A South Philadelphia neighborhood, the British historian/philosopher Arnold J. Toynbee, 2001: A Space Odyssey, and a one-act play by David Mamet all turn up as important elements in the investigation conducted during Resurrect Dead: The Mystery Of The Toynbee Tiles. It can, at times, feel like a DIY version of The Da Vinci Code. Instead of an oddly coiffed Tom Hanks, Jon Foy’s documentary has for its hero Justin Duerr, a Philly-based artist and grown-up punk who becomes entranced by a series of mysterious tiles that for years have turned up embedded in the pavement of his home town and other cities ranging from Pittsburgh to Santiago de Chile. “Toynbee idea in Kubrick’s 2001: Resurrect dead on planet Jupiter,” reads a typical one, an enigmatic declaration that Duerr and the two fellow obsessives he teams up with attempt to unpack as they look for the figure behind this strange work of guerilla art.
It’s a ride worth more for its journey than its destination. Resurrect Dead does offer a convincing but anticlimactic “solution” to the Toynbee tiles, but the elements along the way are what make it an engaging film. Duerr and his fellow amateur gumshoes scour the Internet, the library’s microfiche selection, and local bars, and turn up countless bits of intriguing lyricism—a man named Railroad Joe who came from a family of tombstone carvers, a giant piece of glass that was delivered to South America for use in one of the world’s largest telescopes, the secret pirate-radio area of a shortwave-radio convention. Foy’s giddy score and facility with filtering creative graphics and archival imagery into his own footage adds to the film’s sense of being an urban fairytale in which fascinating characters and secret histories lie hidden under every sidewalk shard.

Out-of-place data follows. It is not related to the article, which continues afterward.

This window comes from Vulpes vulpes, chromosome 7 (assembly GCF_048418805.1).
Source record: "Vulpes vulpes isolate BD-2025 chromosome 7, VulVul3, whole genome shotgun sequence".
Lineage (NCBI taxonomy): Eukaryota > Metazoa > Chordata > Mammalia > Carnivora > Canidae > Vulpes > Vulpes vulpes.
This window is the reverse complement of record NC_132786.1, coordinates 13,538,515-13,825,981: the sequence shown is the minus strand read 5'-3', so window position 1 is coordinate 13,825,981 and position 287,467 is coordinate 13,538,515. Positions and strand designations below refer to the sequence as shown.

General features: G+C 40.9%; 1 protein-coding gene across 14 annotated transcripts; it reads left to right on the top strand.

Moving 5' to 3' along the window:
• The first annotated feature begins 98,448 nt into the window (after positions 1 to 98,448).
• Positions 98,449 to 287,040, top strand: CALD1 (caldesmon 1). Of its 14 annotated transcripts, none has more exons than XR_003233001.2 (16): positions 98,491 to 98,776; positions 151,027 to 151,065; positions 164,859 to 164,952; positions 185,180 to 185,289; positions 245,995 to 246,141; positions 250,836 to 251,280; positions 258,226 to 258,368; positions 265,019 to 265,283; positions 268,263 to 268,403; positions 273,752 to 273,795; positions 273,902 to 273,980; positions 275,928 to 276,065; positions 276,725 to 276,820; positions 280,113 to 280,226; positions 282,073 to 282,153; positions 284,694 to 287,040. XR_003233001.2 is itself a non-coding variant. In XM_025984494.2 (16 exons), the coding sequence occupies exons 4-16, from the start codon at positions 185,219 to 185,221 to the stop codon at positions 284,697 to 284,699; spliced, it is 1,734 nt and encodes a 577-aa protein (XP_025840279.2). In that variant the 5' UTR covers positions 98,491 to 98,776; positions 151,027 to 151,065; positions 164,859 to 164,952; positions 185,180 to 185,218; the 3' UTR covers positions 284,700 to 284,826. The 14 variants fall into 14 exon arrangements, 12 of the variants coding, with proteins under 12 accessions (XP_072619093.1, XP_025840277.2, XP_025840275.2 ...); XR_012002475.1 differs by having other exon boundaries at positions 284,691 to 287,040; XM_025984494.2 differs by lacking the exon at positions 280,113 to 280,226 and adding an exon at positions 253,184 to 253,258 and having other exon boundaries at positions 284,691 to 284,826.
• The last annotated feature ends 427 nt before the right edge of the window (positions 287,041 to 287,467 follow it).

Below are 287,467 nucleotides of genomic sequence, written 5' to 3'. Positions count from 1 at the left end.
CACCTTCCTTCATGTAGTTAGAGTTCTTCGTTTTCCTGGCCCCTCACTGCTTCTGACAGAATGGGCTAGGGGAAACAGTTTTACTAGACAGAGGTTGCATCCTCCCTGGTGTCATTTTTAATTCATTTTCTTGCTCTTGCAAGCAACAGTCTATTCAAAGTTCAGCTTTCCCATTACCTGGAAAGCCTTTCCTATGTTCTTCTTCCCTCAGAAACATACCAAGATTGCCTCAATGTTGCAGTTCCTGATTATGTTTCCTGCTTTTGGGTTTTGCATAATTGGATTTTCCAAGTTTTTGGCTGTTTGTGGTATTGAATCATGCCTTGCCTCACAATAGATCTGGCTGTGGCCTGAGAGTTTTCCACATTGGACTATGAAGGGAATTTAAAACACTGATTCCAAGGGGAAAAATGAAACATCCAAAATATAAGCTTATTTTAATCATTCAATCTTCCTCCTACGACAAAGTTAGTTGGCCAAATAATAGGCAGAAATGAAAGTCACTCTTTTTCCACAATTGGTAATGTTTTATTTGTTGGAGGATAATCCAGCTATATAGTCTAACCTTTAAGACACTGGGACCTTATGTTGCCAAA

Seemingly realizing that its mystery isn’t substantial enough to sustain the film on its own, Resurrect Dead turns its focus at times to Duerr, shuffling in interviews about him with his brother, his magnificently mustachioed friend, and his ex. A wiry, energetic figure, Duerr is interesting in his own right, but the film doesn’t delve deep enough into his life to make him, or his years-long Toynbee fondness, seem worthy of the screen time they’re given. It feels as though the film was hoping for a little more madness in the driven but entirely grounded Duerr, and a little less in the man he ends up believing is behind the tiles, one who puts the outsider in “outsider artist.”